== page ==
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Question: When should the system be flushed?

Answer: We believe if the a/c system is opened for service, it's a good time to flush. A clean system minimizes the chance of a comeback. On systems that utilize an orifice tube, you can usually judge the condition by looking at the inlet side of the orifice tube screen. If a substantial amount of debris is found, flushing would be recommended. Likewise, visual inspection of the refrigerant oil may indicate it's time to flush.



Question: When I flush my system, can the compressor be flushed too?

Answer: No, not with typical solvent flush methods. The compressor should be removed from the vehicle and the oil drained from it. You can pour refrigerant oil into the suction port and turn the compressor hub by hand which will pump clean oil through the compressor. Remember, compressors don't compress liquids. So, make sure you rotate the compressor hub by hand enough to ensure you don't liquid "slug" the compressor.


Question: Can the Accumulator or Filter Drier be flushed?

Answer: No. Since these are filters which contain desiccant, they are considered normal replacement items.


Question: Can I flush the hoses and lines?

Answer: If you're sure the solvent that you are using will not harm rubber or nylon, then it's alright to flush the hoses. Just make sure that you don't flush trough any hoses that have mufflers built into them. And also make sure you don't attempt to flush through the compressor or expansion device.


Question: I noticed my A/C hoses have mufflers. Can those be flushed?

Answer: Though many technicians will flush through hose mufflers, it's usually not considered a good idea. As a general rule, hoses with mufflers should be replaced instead of flushed. Since the muffler is only used to reduce noise, some people opt to remove the muffler in order to salvage the hose.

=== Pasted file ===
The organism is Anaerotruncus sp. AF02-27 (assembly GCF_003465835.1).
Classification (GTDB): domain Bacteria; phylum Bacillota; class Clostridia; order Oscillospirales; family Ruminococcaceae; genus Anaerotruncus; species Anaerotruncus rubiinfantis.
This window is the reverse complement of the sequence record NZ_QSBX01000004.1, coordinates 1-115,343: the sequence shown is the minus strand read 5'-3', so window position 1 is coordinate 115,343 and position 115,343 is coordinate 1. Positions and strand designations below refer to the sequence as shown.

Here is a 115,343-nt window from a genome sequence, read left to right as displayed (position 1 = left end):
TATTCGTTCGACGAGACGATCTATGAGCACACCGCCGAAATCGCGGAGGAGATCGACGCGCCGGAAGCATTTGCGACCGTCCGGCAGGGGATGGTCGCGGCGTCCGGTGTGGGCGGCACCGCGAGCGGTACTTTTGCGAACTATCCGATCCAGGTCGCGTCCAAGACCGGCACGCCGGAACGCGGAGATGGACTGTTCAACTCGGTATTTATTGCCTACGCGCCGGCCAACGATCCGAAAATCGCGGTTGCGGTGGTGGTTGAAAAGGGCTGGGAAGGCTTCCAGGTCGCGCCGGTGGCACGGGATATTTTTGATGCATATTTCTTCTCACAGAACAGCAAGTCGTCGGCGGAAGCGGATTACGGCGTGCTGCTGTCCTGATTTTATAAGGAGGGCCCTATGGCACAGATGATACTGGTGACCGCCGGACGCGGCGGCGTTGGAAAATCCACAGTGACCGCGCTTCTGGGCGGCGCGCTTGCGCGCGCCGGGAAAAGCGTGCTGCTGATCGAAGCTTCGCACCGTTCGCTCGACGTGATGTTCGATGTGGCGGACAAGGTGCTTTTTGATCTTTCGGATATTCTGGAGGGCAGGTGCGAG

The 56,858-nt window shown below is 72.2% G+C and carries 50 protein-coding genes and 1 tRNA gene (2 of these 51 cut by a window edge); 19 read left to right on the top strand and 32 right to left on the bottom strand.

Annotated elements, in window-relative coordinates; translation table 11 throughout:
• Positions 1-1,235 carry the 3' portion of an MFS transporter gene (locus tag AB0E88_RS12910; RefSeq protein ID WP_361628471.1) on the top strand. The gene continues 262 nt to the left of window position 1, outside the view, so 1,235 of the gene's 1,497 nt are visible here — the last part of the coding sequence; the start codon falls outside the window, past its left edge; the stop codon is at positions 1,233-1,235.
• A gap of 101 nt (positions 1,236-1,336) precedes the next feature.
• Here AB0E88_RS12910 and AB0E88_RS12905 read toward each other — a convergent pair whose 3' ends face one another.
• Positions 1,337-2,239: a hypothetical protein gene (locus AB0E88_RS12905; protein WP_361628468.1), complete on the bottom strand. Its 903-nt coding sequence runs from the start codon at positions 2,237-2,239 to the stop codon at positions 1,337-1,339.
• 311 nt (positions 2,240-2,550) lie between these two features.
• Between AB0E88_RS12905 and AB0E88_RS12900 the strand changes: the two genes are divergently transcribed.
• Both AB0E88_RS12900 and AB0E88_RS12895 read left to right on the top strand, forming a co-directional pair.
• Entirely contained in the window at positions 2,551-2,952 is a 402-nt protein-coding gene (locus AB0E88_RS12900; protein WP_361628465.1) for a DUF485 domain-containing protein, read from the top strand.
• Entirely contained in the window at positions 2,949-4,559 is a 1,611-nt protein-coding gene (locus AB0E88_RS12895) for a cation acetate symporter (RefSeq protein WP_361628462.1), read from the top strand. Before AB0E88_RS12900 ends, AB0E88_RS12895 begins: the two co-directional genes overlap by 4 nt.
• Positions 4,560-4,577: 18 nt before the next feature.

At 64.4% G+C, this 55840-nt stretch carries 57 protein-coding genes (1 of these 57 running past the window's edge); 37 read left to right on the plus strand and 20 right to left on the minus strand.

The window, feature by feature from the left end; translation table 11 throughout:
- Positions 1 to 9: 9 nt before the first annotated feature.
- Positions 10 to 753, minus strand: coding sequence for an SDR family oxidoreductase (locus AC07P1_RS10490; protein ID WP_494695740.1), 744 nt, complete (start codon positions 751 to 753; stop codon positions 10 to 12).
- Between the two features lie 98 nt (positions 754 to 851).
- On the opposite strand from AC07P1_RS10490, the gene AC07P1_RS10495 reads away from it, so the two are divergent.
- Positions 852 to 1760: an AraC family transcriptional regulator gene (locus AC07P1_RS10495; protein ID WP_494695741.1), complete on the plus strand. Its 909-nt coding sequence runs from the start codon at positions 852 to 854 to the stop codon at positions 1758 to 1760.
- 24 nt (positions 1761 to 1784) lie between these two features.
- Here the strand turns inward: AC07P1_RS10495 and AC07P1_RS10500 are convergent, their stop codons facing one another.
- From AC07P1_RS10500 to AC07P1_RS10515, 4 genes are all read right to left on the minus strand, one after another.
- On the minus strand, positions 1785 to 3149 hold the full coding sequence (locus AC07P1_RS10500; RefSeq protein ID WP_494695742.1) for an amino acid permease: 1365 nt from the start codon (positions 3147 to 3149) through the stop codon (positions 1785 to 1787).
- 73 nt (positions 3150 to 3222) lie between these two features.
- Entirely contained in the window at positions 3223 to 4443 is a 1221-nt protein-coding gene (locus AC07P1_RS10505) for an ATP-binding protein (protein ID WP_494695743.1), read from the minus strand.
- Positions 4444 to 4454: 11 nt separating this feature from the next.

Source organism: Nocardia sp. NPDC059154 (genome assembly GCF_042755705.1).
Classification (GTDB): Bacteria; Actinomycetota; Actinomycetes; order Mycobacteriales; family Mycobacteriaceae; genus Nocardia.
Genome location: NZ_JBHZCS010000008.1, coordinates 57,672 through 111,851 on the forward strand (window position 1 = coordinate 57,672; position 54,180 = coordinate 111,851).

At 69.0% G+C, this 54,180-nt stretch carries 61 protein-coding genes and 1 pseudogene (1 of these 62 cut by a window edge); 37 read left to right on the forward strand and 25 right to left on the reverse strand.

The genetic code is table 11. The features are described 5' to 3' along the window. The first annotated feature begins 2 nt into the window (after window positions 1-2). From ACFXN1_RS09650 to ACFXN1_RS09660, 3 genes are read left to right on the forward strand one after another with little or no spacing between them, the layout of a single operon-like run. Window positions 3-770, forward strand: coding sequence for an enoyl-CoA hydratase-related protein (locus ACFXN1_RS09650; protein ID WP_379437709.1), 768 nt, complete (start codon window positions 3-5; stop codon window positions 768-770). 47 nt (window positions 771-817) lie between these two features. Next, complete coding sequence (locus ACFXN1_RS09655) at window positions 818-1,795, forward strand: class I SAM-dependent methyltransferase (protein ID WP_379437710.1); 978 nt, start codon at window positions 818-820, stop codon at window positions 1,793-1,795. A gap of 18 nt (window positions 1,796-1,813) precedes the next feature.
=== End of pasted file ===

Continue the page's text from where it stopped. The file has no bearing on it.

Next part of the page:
Question: Can I flush through the Orifice tube or expansion valve?

Answer: No. Flushing through the orifice tube or expansion valve is too restrictive to the flow of solvent. There is one exception of course. On some Ford models the orifice tube cannot be removed without cutting the liquid line. We know of technicians who often remove the liquid line and back flush through it. In theory, back flushing the liquid line will clean the orifice tube. This is said to work in most cases; though replacing the liquid line is the preferred method. Remember, a dirty orifice tube can starve a compressor of oil.



Question: Should the evaporator be flushed?
Answer: Most would say yes, but some would argue that it's not worth the extra effort for two reasons. Flush solvents can be very difficult to remove from some evaporators. Sometimes the risk of not being able to remove the solvent outweighs the benefit of flushing that component. Secondly, some would point out that evaporators stay fairly clean because any dirt floating around the system is captured first by the receiver drier, then by the inlet screen of the expansion valve. In the case of an orifice tube system, most debris would be caught by the orifice tube screens before it could reach the evaporator. While this is mostly true, systems that use the block style expansion valves have no inlet screen, and dirt from a ruptured receiver drier could find its way into the evaporator. Also, oil likes to accumulate in low-lying areas of the evaporator. If your goal of flushing is to remove dirty oil, you'll have plenty of it in your evaporator.



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